Project – ActiveThis profile is actively maintained
Project – ActiveThis profile is actively maintained
Why this profile?
Jambi-2 is being proposed for construction in the Sumatran wilderness, in a region already plagued by the impacts of coal. If built, it will compound the severe health and environmental harms local communities are already experiencing. Jambi-2 will greatly increase Indonesia's coal-related greenhouse gas emissions.
What must happen
Financial close has not yet been reached on Jambi-2, so banks approached by China Huadian Group should not finance the project. Financial institutions with exposure to Jambi-2’s developers China Huadian Corporation and Indonesia’s state utility PLN must commit to a robust coal exclusion policy, as described by Reclaim Finance’s Coal Policy Tool and with a company exclusion list available in urgewald’s GCEL.
|Sectors||Coal Electric Power Generation , Coal Mining|
The Jambi-2 coal-fired power plant was proposed by Indonesia’s state utility, Perusahaan Listrik Negara (PLN), for construction in Jambi province on the island of Sumatra, Indonesia. The plant includes two units of 350 megawatts (MW) generation capacity each. The Jambi plant would source its coal from a mine directly adjacent to the coal-fired power plant.
Jambi-2 is currently presumed by Global Energy Monitor to be shelved, as of April 2023, meaning it is a proposed project that has had no development updates in two years. However, according to the report “Blowing Smoke” (IDI et al, p10), PLN stated by email to researchers in September 2023 that China Huadian Corporation is still developing the project and that the project is moving toward financial close. This is in spite of Huadian announcing in October 2022 that it would withdraw from the project and Chinese President Xi Jinping’s announcement at the UN General Assembly in 2021 that China would no longer be developing overseas coal projects. Huadian did not respond to requests from the same researchers for a comment on their involvement in the project.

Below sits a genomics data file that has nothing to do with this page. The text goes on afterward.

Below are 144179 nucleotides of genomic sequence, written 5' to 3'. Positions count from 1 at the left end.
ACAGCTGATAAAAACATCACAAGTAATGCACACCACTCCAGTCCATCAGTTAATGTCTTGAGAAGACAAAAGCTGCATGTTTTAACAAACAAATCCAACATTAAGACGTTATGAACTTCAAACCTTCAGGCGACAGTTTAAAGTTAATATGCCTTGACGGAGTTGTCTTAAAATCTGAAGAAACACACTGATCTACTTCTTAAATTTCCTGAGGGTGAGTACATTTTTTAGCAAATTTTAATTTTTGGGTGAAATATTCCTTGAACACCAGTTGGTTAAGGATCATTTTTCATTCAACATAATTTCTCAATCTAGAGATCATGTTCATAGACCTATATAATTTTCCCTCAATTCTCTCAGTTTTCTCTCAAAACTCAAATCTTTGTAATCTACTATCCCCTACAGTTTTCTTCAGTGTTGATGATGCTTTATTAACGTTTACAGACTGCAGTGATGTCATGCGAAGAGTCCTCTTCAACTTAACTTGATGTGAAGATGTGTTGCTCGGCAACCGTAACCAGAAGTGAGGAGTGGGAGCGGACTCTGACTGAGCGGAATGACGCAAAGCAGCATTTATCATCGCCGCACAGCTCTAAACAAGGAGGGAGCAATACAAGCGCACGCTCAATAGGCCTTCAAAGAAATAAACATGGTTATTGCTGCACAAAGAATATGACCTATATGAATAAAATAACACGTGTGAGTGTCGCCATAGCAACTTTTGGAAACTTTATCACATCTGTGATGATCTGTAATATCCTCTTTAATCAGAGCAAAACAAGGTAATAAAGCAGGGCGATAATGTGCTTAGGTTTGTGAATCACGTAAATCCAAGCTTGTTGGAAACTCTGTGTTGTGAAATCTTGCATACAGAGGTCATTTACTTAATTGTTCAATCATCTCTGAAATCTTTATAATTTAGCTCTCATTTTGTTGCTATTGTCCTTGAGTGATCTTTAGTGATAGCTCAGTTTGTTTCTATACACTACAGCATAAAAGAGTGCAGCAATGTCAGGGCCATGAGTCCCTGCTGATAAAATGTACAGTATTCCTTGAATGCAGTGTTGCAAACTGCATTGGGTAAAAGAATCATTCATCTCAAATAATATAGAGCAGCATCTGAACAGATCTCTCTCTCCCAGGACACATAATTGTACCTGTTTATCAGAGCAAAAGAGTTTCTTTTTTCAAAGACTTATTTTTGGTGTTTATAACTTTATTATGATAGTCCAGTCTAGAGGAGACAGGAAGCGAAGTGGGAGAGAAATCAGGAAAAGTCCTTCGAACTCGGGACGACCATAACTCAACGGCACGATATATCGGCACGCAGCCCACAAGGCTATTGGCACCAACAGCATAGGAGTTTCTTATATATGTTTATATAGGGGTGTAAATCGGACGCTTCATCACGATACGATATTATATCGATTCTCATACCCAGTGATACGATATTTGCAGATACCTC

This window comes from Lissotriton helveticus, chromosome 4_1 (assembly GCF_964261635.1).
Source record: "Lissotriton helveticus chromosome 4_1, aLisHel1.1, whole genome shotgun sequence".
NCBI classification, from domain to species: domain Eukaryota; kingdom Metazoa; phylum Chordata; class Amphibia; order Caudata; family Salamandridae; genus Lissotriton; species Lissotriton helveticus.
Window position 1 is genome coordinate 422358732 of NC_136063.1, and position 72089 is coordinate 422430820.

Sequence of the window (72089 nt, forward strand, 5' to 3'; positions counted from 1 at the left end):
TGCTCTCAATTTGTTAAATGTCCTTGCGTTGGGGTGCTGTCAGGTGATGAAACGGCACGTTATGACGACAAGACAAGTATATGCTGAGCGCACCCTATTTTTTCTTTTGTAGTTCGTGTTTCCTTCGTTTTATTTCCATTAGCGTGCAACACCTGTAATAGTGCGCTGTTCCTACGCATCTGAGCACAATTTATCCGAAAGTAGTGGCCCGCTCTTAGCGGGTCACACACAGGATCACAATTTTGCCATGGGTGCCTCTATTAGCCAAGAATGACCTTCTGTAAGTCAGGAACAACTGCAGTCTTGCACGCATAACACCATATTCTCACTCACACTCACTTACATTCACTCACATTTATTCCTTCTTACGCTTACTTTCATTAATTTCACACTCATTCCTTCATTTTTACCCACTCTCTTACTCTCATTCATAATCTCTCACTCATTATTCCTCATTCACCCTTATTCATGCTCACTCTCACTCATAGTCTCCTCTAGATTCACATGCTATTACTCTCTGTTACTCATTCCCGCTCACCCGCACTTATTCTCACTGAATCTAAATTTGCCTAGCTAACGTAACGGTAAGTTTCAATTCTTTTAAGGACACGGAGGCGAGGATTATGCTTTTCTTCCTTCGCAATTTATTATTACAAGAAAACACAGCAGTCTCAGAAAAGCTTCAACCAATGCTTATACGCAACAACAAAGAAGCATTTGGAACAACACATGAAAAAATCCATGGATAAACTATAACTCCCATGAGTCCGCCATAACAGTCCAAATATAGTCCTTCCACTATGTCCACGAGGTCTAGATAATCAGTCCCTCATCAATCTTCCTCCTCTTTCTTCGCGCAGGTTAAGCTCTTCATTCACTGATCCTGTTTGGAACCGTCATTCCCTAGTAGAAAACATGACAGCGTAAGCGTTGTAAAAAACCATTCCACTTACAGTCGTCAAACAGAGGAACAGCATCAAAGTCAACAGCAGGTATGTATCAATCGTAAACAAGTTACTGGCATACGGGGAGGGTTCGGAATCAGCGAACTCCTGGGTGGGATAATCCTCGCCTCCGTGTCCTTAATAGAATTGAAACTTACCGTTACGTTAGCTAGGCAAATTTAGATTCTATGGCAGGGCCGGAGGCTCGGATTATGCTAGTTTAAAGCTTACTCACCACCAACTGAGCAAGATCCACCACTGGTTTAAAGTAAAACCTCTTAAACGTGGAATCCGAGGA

Impact on human rights and communities
Local people The Environmental Justice Atlas estimates that 3,000 people may be affected by the project. Potential impacts to those living in and around the construction zone include loss of livelihood, traditional knowledge and land. Small agricultural villages like Lubuk Napal and Pemusiran, immediately next to and nearby the proposed Jambi-2 site, respectively, are already heavily affected by the existing coal mining industry. Thousands of trucks bringing coal to other plants hit and kill dozens of pedestrians each year on the two-lane highway in the area and cause gridlock which prevents villagers from accessing essential services (including causing deaths of some locals waiting to get to hospital). Water resources, previously potable and used for bathing, have been tarnished. The use of the extracted coal by Jambi-2 to create power will accentuate and lock in these impacts.
Loss of Indigenous peoples’ land and knowledge Small-scale crop cultivation and inter-community cooperation in land management are some examples of “traditional” land management practised by Indigenous groups in Jambi which have been disrupted by coal developments in Jambi. The displacement of Indigenous peoples in Sumatra entailed in the proposed Jambi-2 coal-mine-and-power project would further jeopardise their land stewardship and practices.